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Interagency Interactions: Star of Life Meets Red Cross

   It's a known fact that, on a disaster scene, EMS providers and groups like the American Red Cross (ARC) sometimes have differences of opinion. But earlier this year, Charles Pressler, MBA, EMT-P, executive director of Central Bucks Ambulance and Rescue Unit (CBAR) in Doylestown, PA, found a compromise between his service and the local ARC that is working well for everyone and giving EMS a higher profile within the community. "A member of our board of directors who volunteers with the Red Cross called me in January to say they were losing their office space and wondered if I could suggest a place for them to establish a site and house their vehicles," says Pressler. "I've been itching to be more involved in the community, and this became an opportunity to become involved and help another organization at the same time."

   The ambulance service was already in the process of writing a grant to finish its second floor, says Pressler, and this seemed like a perfect fit. In addition to allowing the ARC to park its response vehicles at the station, CBAR has provided them with access to its training room for meetings and community CPR and first aid training. Not only that, he adds, it can be used as a refuge during any type of emergency. "If, for example, a house fire displaces a family, part of the arrangement is that ARC can bring them here instead of to an office," he says. "Our training room is isolated, so they can be left alone, and we have multiple bunkrooms. In a worst-case scenario, until the family finds shelter, they can have privacy here, as well as a shower and bathroom and a place to sleep."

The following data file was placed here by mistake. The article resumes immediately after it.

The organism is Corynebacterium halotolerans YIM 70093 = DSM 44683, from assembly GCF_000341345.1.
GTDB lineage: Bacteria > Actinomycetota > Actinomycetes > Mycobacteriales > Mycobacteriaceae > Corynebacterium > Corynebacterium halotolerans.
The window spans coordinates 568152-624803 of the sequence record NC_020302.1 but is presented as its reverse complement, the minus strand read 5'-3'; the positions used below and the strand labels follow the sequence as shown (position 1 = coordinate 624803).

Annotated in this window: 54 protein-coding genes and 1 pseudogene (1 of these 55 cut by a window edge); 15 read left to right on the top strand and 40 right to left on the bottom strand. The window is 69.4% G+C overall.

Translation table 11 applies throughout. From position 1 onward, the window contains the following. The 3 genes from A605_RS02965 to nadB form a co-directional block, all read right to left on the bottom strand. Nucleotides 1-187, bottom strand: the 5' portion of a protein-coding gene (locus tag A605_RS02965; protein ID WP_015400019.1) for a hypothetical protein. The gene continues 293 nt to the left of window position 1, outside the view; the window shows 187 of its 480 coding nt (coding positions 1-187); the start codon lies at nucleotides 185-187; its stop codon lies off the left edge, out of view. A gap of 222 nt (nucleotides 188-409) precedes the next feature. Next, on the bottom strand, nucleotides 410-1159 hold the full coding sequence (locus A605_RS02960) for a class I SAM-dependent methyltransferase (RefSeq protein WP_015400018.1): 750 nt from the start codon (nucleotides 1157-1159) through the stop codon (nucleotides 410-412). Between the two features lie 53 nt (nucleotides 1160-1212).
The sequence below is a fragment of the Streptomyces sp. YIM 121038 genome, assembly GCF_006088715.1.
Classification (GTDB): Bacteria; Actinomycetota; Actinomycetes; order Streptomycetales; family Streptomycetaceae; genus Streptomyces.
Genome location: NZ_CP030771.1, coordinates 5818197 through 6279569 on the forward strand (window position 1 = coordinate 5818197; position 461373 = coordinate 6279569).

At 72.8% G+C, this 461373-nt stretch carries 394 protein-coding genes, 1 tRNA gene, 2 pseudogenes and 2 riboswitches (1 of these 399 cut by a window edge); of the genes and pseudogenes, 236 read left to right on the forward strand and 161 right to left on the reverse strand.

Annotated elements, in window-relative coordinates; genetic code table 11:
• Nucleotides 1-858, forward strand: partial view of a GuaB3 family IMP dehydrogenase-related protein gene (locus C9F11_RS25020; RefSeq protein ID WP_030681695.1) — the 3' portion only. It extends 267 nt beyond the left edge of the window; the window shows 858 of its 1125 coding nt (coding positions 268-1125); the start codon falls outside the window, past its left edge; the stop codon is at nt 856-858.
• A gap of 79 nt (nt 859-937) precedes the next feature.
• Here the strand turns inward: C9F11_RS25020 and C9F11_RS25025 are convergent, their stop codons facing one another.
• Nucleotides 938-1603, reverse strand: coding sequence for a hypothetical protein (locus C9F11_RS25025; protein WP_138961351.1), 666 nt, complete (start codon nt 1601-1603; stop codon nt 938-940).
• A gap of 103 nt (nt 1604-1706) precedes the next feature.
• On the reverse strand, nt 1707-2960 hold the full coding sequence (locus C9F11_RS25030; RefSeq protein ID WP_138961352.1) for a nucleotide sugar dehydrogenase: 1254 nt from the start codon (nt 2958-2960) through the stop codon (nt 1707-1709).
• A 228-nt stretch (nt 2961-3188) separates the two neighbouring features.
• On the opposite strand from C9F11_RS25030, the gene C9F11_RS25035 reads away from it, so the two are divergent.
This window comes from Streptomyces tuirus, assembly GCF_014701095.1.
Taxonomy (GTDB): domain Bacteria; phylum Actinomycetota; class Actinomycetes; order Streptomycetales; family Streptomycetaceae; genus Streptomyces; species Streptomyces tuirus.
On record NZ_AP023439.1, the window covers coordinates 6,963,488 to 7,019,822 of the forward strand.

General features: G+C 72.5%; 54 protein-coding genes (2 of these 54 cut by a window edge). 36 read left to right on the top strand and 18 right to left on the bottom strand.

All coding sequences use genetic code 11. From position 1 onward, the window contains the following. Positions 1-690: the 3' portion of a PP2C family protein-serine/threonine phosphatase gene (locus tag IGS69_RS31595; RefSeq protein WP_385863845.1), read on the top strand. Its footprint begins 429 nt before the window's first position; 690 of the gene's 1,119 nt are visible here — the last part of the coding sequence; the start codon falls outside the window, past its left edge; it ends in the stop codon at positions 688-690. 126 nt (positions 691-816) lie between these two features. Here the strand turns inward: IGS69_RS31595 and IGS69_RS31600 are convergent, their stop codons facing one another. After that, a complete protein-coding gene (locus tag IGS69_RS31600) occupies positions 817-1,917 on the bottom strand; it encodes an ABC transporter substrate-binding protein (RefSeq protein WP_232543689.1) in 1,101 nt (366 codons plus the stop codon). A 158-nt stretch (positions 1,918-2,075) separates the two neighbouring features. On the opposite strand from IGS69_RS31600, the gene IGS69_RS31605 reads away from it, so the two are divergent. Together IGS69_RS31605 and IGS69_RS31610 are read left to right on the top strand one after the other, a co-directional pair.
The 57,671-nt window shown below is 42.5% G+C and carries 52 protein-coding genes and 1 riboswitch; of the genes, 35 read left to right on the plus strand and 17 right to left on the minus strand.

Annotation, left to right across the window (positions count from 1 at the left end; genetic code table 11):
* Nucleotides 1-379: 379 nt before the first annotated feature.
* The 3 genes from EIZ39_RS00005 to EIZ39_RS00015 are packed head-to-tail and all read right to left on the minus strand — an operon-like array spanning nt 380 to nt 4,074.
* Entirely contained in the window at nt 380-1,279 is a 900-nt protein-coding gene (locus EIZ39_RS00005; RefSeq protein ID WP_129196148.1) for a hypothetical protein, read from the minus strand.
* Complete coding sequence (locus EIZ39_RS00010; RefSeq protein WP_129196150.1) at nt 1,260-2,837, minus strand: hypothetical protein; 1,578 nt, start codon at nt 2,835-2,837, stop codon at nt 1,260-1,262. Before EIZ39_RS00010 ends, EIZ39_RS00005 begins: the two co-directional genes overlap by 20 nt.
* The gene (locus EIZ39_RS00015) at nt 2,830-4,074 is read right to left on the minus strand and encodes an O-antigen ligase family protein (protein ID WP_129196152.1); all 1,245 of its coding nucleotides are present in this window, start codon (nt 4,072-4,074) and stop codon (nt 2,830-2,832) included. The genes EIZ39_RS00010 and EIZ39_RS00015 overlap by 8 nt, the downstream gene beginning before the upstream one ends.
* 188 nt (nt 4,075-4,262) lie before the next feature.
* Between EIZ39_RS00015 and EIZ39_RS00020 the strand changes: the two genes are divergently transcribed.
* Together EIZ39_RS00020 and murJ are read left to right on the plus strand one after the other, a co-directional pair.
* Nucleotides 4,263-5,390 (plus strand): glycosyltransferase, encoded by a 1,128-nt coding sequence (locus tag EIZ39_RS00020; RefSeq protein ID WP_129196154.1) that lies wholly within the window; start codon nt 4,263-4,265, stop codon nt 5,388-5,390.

The unique relationship has been publicized in local newspapers, says Pressler, and he's looking forward to doing a piece on the local cable network news. He's also putting together a presentation for local government officials so they're fully aware of the capabilities and exactly what's involved. "To this day, EMS has never been fully acknowledged for its ability to serve citizens during times of need," he says. "It's up to us in the EMS community to help our citizens and government officials see who we are and how important our existence is. This partnership was an opportunity to expose our organization in a positive light and bring more attention to EMS. If we can do that in other ways than providing lifesaving treatment, so be it."

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